Odysseus was longing to return home to his wife, Penelope. Through nymphs, Calypso, Helios, the Sirens, and a small army of suitors and many others stand between him and his wife. Nothing defines the Odysseus more than his ingenuity as well as his eloquence with words, but when enraged, Odysseus can show that at times he can show self-restraint.
Nostalgia, a word that resonated through the lecture today is certainly a powerful feeling for Odysseus. I would not even begin to imagine how it would feel to be away from one’s wife and home for twenty years, during the summer, I was wrought with homesickness after being away for two months, nowhere as close to 240 of them!
I share a fondness with our guest lecturer today, that of the great war poems, especially that of Odysseus, but not of the same level of passion. When hearing the lecture I was reminded of a computer game I played four years ago, called Tradewinds: Odyssey. The game involved sailing across the Aegean Sea and within the game, I was able to sail around and follow the travels of Odysseus and help him return to Ithaca.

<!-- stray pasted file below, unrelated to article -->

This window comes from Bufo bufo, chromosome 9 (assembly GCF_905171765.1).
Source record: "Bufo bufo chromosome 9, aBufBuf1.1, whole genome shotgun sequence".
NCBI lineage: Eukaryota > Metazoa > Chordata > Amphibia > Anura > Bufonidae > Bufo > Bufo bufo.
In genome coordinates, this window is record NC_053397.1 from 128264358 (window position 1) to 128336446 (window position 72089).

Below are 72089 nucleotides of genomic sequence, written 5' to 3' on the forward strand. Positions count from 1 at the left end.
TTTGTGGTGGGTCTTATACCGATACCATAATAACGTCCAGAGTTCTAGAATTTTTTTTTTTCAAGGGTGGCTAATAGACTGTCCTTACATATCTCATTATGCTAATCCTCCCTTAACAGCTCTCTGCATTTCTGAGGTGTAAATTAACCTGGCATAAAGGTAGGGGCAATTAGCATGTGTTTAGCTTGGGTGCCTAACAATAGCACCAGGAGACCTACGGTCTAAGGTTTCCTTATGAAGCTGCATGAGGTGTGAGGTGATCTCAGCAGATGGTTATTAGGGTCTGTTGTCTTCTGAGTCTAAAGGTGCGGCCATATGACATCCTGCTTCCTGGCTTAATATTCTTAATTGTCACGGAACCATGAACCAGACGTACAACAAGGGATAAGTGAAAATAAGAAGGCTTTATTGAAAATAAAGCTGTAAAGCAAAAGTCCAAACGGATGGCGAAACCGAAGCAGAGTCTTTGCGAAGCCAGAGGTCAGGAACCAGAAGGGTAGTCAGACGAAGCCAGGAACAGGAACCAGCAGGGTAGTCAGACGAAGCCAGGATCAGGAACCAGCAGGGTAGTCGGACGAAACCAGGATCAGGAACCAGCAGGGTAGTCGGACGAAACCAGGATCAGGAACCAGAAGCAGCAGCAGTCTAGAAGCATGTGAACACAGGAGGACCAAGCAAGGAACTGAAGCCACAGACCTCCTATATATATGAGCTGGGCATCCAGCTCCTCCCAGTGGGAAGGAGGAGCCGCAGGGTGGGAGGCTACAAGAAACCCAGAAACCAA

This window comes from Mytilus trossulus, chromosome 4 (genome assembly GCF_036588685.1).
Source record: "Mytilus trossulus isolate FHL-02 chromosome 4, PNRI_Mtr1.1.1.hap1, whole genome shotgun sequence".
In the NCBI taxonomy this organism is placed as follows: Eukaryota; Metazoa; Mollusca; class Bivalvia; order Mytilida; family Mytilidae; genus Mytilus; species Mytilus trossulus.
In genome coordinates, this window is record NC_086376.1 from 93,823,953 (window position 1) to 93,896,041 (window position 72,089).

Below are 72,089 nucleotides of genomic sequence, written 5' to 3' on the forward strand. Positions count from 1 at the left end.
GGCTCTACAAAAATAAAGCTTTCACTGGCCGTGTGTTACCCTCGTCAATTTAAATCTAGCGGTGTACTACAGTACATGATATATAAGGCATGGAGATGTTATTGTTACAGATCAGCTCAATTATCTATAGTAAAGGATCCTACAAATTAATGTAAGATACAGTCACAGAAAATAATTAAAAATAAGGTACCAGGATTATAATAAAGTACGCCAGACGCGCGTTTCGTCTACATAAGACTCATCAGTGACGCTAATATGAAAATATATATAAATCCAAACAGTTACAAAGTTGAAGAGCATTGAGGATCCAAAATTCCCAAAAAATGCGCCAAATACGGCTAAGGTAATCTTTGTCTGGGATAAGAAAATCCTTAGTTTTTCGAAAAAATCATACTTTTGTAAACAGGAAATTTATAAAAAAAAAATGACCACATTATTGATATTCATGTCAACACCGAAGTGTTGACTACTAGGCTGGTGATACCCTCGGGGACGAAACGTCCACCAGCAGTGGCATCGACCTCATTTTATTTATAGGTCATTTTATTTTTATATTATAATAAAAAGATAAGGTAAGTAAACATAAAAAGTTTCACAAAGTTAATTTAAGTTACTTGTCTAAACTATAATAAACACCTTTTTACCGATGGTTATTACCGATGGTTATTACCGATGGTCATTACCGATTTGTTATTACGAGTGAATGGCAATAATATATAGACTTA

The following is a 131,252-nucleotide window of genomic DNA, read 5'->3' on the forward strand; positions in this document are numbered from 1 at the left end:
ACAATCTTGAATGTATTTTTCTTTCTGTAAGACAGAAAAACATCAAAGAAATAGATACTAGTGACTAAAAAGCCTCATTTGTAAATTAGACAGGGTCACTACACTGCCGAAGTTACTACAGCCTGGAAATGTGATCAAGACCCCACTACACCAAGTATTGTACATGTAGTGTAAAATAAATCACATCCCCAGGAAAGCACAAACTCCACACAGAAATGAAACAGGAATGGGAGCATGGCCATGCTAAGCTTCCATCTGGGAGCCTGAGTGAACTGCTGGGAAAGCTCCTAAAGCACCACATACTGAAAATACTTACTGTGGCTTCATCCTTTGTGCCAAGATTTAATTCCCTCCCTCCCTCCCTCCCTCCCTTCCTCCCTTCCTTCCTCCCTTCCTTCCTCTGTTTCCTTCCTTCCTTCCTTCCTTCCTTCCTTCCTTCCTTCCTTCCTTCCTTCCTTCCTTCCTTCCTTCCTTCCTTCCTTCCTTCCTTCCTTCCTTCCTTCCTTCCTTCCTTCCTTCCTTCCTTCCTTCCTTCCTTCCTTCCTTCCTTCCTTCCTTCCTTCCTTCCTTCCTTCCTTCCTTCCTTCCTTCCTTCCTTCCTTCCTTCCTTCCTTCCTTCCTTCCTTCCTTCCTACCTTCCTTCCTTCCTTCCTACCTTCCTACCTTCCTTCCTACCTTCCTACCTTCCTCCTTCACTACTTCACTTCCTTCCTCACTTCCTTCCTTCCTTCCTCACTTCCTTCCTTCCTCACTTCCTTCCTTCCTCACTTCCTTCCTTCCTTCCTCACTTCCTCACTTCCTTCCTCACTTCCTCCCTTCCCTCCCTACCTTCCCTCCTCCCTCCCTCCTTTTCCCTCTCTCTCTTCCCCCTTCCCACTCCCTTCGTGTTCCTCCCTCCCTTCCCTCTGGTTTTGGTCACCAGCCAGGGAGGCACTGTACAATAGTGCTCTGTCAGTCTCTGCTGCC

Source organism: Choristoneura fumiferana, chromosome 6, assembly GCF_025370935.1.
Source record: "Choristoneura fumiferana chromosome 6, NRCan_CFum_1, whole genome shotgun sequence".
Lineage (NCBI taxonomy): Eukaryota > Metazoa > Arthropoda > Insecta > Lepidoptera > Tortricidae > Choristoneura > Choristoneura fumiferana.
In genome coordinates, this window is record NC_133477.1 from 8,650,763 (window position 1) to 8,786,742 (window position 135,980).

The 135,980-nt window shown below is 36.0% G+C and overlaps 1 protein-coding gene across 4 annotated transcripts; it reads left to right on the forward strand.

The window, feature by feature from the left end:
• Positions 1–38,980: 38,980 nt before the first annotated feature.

In a way that memory can be seen as a way of linking up myself from back when I was finishing Seventh grade to where I am now. After playing the game for many months, I gained much interest in Greek and other classical civilizations, and continue to pursue my passion for history. That same passion brought me to graduate a year ahead my peers, and bring me closer to my dream of teaching it as a professor someday. It is passion and nostalgia that links me to Toph Marshall, as well as Odysseus himself.